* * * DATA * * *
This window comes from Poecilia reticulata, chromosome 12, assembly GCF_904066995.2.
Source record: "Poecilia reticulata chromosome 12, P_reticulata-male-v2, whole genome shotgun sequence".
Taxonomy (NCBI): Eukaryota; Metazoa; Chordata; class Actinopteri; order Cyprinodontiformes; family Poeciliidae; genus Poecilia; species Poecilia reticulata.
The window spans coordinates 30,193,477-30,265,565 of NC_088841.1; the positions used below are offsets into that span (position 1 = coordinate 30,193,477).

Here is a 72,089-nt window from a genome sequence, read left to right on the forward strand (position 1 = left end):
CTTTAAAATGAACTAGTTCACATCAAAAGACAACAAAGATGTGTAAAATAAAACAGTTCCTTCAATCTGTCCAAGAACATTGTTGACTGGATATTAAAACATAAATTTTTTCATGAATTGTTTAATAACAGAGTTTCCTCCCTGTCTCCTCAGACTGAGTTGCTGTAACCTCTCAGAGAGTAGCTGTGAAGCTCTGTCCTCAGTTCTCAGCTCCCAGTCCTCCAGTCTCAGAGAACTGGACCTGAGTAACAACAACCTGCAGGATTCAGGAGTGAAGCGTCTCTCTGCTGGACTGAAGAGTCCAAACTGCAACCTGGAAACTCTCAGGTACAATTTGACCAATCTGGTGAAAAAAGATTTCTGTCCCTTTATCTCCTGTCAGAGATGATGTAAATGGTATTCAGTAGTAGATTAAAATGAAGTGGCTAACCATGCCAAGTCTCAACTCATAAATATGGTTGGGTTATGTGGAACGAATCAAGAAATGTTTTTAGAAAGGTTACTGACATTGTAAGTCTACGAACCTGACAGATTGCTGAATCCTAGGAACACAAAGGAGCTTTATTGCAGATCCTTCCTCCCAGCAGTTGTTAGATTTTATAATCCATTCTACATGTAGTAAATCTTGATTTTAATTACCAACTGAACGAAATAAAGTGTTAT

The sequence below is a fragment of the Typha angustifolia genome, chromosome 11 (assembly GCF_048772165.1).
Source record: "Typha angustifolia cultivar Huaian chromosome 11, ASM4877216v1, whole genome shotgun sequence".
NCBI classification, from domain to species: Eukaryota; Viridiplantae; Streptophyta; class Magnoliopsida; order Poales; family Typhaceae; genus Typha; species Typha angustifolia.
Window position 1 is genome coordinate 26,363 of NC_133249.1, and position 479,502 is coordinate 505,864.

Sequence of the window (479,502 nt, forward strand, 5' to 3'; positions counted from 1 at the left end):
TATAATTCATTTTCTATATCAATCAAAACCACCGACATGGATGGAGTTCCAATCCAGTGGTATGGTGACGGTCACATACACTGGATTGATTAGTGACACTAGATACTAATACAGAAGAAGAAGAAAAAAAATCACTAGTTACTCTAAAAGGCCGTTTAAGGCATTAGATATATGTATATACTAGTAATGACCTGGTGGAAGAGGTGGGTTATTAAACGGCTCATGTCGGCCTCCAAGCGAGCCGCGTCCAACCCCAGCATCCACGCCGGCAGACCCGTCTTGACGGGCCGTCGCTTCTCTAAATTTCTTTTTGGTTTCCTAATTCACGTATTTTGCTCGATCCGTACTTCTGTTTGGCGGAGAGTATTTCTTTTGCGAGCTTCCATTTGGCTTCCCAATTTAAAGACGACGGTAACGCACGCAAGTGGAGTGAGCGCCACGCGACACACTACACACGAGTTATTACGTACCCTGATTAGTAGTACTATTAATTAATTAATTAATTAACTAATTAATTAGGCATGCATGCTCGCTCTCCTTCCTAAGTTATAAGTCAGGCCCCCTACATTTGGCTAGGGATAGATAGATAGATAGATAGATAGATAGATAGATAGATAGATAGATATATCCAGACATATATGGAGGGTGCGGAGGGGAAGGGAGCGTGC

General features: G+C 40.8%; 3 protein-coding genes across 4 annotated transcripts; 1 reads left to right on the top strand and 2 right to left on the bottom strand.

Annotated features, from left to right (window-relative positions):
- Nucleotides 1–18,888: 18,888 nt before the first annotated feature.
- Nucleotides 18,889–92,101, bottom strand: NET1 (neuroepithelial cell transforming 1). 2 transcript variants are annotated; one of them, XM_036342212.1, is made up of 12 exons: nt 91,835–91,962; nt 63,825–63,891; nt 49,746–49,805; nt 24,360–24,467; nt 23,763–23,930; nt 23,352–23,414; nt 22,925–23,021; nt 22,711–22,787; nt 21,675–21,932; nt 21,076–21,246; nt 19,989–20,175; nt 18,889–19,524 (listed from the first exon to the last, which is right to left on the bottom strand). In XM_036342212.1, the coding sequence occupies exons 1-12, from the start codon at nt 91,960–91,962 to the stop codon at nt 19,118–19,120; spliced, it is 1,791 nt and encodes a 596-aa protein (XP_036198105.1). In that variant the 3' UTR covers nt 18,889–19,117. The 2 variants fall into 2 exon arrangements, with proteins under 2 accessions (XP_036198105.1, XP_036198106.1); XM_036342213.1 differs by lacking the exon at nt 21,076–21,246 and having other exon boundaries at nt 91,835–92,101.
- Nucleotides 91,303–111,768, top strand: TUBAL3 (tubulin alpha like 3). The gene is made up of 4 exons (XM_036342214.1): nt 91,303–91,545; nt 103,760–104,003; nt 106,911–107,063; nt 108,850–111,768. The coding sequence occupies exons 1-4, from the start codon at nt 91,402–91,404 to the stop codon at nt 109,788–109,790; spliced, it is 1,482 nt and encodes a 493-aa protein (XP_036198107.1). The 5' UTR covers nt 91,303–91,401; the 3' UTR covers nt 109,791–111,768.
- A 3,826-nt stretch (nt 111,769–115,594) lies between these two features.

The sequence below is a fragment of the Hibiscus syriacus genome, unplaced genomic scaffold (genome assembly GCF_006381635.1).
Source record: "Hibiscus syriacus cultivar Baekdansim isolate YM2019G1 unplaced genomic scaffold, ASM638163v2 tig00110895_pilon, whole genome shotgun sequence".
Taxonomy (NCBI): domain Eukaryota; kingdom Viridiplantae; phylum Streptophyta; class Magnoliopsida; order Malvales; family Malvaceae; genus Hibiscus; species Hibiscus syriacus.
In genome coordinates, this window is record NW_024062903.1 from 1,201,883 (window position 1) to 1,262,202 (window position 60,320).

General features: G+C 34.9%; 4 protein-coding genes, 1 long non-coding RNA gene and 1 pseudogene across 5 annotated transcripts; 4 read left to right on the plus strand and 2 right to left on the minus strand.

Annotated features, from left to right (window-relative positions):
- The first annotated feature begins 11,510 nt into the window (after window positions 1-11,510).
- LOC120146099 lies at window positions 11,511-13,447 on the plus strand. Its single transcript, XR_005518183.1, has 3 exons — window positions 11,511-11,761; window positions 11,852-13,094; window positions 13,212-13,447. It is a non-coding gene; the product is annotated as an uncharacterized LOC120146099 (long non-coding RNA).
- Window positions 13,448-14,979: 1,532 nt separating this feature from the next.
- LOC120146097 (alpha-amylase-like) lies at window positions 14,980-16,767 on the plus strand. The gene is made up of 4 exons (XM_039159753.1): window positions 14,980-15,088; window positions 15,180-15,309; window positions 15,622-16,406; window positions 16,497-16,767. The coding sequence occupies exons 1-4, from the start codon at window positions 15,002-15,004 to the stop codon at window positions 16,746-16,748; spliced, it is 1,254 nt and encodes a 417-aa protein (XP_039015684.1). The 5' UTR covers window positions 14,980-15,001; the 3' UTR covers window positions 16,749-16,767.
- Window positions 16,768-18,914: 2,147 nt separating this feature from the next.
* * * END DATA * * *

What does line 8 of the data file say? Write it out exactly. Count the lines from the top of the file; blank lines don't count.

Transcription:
Source record: "Typha angustifolia cultivar Huaian chromosome 11, ASM4877216v1, whole genome shotgun sequence".